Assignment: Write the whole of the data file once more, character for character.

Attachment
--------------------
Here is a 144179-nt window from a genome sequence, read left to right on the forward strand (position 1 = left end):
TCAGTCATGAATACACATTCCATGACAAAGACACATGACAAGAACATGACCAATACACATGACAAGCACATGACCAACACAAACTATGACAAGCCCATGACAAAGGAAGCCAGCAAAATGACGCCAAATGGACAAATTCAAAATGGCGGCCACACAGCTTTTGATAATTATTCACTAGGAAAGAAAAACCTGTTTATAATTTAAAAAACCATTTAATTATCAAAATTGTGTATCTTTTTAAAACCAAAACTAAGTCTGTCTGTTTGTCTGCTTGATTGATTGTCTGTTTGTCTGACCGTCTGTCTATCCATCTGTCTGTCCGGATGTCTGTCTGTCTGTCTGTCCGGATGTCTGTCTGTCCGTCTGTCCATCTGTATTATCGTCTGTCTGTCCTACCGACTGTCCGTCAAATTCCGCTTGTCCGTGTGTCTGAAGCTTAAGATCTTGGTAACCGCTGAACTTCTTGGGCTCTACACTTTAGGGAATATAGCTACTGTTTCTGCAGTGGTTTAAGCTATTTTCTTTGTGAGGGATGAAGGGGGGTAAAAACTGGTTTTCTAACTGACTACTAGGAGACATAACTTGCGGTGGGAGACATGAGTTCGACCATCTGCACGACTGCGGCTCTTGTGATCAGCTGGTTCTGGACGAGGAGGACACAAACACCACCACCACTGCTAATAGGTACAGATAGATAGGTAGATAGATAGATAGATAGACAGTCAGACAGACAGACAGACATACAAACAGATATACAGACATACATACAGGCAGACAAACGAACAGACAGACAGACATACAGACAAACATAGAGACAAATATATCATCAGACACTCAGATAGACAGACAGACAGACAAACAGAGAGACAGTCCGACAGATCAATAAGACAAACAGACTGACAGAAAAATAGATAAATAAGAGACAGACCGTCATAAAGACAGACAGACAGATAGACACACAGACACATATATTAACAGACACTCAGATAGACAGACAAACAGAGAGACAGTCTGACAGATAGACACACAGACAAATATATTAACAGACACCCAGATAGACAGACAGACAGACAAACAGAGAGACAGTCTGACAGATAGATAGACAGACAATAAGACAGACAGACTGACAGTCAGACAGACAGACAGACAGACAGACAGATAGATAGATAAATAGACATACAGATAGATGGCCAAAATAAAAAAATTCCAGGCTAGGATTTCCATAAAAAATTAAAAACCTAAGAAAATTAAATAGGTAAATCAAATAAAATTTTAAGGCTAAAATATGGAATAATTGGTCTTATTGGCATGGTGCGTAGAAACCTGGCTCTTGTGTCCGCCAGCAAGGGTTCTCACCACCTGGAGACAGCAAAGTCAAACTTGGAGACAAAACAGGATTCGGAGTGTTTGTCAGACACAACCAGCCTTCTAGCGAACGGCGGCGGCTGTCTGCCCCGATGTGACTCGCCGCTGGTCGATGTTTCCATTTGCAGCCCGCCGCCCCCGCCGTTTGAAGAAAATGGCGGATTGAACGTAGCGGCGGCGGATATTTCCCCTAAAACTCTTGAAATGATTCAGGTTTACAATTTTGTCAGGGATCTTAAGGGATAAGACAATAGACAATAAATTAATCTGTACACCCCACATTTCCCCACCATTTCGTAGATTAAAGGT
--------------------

Here is a 144179-nt window from a genome sequence, read left to right on the forward strand (position 1 = left end):
TCAGTCATGAATACACATTCCATGACAAAGACACATGACAAGAACATGACCAATACACATGACAAGCACATGACCAACACAAACTATGACAAGCCCATGACAAAGGAAGCCAGCAAAATGACGCCAAATGGACAAATTCAAAATGGCGGCCACACAGCTTTTGATAATTATTCACTAGGAAAGAAAAACCTGTTTATAATTTAAAAAACCATTTAATTATCAAAATTGTGTATCTTTTTAAAACCAAAACTAAGTCTGTCTGTTTGTCTGCTTGATTGATTGTCTGTTTGTCTGACCGTCTGTCTATCCATCTGTCTGTCCGGATGTCTGTCTGTCTGTCTGTCCGGATGTCTGTCTGTCCGTCTGTCCATCTGTATTATCGTCTGTCTGTCCTACCGACTGTCCGTCAAATTCCGCTTGTCCGTGTGTCTGAAGCTTAAGATCTTGGTAACCGCTGAACTTCTTGGGCTCTACACTTTAGGGAATATAGCTACTGTTTCTGCAGTGGTTTAAGCTATTTTCTTTGTGAGGGATGAAGGGGGGTAAAAACTGGTTTTCTAACTGACTACTAGGAGACATAACTTGCGGTGGGAGACATGAGTTCGACCATCTGCACGACTGCGGCTCTTGTGATCAGCTGGTTCTGGACGAGGAGGACACAAACACCACCACCACTGCTAATAGGTACAGATAGATAGGTAGATAGATAGATAGATAGACAGTCAGACAGACAGACAGACATACAAACAGATATACAGACATACATACAGGCAGACAAACGAACAGACAGACAGACATACAGACAAACATAGAGACAAATATATCATCAGACACTCAGATAGACAGACAGACAGACAAACAGAGAGACAGTCCGACAGATCAATAAGACAAACAGACTGACAGAAAAATAGATAAATAAGAGACAGACCGTCATAAAGACAGACAGACAGATAGACACACAGACACATATATTAACAGACACTCAGATAGACAGACAAACAGAGAGACAGTCTGACAGATAGACACACAGACAAATATATTAACAGACACCCAGATAGACAGACAGACAGACAAACAGAGAGACAGTCTGACAGATAGATAGACAGACAATAAGACAGACAGACTGACAGTCAGACAGACAGACAGACAGACAGACAGATAGATAGATAAATAGACATACAGATAGATGGCCAAAATAAAAAAATTCCAGGCTAGGATTTCCATAAAAAATTAAAAACCTAAGAAAATTAAATAGGTAAATCAAATAAAATTTTAAGGCTAAAATATGGAATAATTGGTCTTATTGGCATGGTGCGTAGAAACCTGGCTCTTGTGTCCGCCAGCAAGGGTTCTCACCACCTGGAGACAGCAAAGTCAAACTTGGAGACAAAACAGGATTCGGAGTGTTTGTCAGACACAACCAGCCTTCTAGCGAACGGCGGCGGCTGTCTGCCCCGATGTGACTCGCCGCTGGTCGATGTTTCCATTTGCAGCCCGCCGCCCCCGCCGTTTGAAGAAAATGGCGGATTGAACGTAGCGGCGGCGGATATTTCCCCTAAAACTCTTGAAATGATTCAGGTTTACAATTTTGTCAGGGATCTTAAGGGATAAGACAATAGACAATAAATTAATCTGTACACCCCACATTTCCCCACCATTTCGTAGATTAAAGGT